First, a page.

Monday, August 22, 2016

Wittenberg! Wittenberg! Eins, Zwei Drei!

Alas, poor everybody
I would have thought HAMLET was just as bullet-proof as A MIDSUMMER NIGHT'S DREAM, so tight is its plot. Shows how much I know.

I went to see a production of HAMLET in an UWS park recently and I disliked so many things about it. I managed to force myself to stay until just before Ophelia's mad scene, which was two hours in, but really I should have left when Hamlet meets up with Rosencranz and Guildenstern for the first time in the play and they all shout "Wittenberg, Wittenberg, Eins Zwei Drei!"

I wish I was kidding.

You can do a lot of editing to Shakespeare's plays and take liberties with direction, setting, costumes etc. and it's all forgivable. I may not agree with your choices, but it's forgivable. But adding your own text - and that wasn't the only time in this production - is absolutely wrong.

Prior to the Wittenberg cheer I thought the director's biggest sin was casting himself as Hamlet, when he looked to be about the same age as Gertrude, and there were many worthy men in the cast who were not only younger but had more charisma and projected better. And the ghost of Hamlet's father was ridiculously animated - more so than Hamlet in their first scene together. 

And then there was the unusual choice of having Ophelia wear a painter's smock and a oil-painting brush in her ponytail in an early scene. I couldn't understand why until they got to the nunnery scene and Hamlet said...
I have heard of your paintings too, well enough; God
has given you one face, and you make yourselves another...
Either the director and/or the dramaturg decided to de-couple "paintings" from "you make yourselves another (face)" out of ignorance; or they don't agree that when Shakespeare says paintings he's referring to make-up; or the worst possibility, they wanted to jazz things up with an alternate take on the concept of painting to give Ophelia a back story. Ugh.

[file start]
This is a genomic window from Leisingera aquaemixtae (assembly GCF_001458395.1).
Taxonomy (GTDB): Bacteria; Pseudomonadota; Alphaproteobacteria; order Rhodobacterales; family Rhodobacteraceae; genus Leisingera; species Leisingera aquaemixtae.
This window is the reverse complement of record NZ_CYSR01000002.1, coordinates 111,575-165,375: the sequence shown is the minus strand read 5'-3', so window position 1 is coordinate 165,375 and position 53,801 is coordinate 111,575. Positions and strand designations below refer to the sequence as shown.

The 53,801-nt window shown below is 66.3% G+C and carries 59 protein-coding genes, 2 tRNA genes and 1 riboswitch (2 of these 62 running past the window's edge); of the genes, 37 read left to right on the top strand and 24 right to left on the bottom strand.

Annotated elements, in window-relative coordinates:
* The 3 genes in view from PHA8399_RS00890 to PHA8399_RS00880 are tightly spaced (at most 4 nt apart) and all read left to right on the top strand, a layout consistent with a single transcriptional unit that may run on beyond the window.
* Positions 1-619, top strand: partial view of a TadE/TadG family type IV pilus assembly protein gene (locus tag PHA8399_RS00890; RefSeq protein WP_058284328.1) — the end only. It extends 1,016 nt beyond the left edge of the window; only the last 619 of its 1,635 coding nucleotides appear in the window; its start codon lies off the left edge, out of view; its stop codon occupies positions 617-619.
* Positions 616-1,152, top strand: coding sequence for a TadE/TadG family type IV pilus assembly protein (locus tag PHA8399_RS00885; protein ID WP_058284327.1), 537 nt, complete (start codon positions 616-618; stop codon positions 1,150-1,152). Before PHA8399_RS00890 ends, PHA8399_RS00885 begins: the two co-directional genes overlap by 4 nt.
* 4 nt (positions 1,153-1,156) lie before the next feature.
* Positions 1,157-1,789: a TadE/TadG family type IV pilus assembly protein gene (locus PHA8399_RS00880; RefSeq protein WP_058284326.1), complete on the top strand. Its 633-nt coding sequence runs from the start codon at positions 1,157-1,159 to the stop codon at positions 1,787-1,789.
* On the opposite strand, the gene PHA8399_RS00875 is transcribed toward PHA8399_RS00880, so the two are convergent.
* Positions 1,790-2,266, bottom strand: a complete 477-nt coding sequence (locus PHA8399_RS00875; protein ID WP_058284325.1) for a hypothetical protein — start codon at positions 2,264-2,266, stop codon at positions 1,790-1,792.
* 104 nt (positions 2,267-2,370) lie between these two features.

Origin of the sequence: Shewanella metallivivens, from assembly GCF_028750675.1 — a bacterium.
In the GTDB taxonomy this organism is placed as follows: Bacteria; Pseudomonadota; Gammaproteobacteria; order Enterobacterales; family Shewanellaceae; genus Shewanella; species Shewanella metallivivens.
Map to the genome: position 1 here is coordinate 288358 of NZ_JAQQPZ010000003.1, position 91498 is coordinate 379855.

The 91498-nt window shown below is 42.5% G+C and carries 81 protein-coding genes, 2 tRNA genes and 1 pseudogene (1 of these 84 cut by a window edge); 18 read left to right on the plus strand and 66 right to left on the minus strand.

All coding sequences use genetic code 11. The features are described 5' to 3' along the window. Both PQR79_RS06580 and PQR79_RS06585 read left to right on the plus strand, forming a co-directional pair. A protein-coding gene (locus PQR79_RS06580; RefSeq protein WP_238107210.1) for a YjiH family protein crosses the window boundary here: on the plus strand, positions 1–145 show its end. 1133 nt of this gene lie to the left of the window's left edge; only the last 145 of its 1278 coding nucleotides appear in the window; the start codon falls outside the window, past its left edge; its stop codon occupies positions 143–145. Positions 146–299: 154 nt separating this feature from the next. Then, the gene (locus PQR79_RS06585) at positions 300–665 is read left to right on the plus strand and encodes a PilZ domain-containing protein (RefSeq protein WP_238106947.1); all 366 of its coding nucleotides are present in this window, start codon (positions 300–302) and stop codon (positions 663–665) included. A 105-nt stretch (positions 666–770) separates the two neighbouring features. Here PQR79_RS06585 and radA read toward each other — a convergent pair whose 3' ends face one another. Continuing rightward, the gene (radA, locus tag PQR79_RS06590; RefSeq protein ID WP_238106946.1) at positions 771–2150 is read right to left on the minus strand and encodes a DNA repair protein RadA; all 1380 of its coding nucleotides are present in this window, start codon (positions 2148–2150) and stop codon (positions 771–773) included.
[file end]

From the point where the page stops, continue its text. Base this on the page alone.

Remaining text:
No I absolutely did not hallucinated that paint brush
in Ophelia's hair.

And then there was the directorial decision to enact the Hecuba speech. Which pretty much misses the point, which is that the actor could make himself cry while reciting a speech - which Hamlet remarks upon. And the director seems to consider the audience on the same level as Polonius - they aren't able to handle sitting there listening to a speech - they have to have a sword fight and a woman playing Hecuba walk out and do a mime/dance while waving the Greek tragedy equivalent of pom-poms.

I could go on but it was a free show and you get what you pay for. I feel sorry for the actors. And the director too, actually, he seems to have no clue, but boy does he love to put on plays.

One thing that did occur to me that isn't the fault of this production - but when Polonius is droning on until Gertrude pleads: "more matter and less art" - I'm fairly confident many in the audience had no idea that Polonius is supposed to be tiresome because of his speech - because from a modern television and movie-watching audience perspective, virtually all Shakespeare characters use excess verbiage and take forever to get to the point.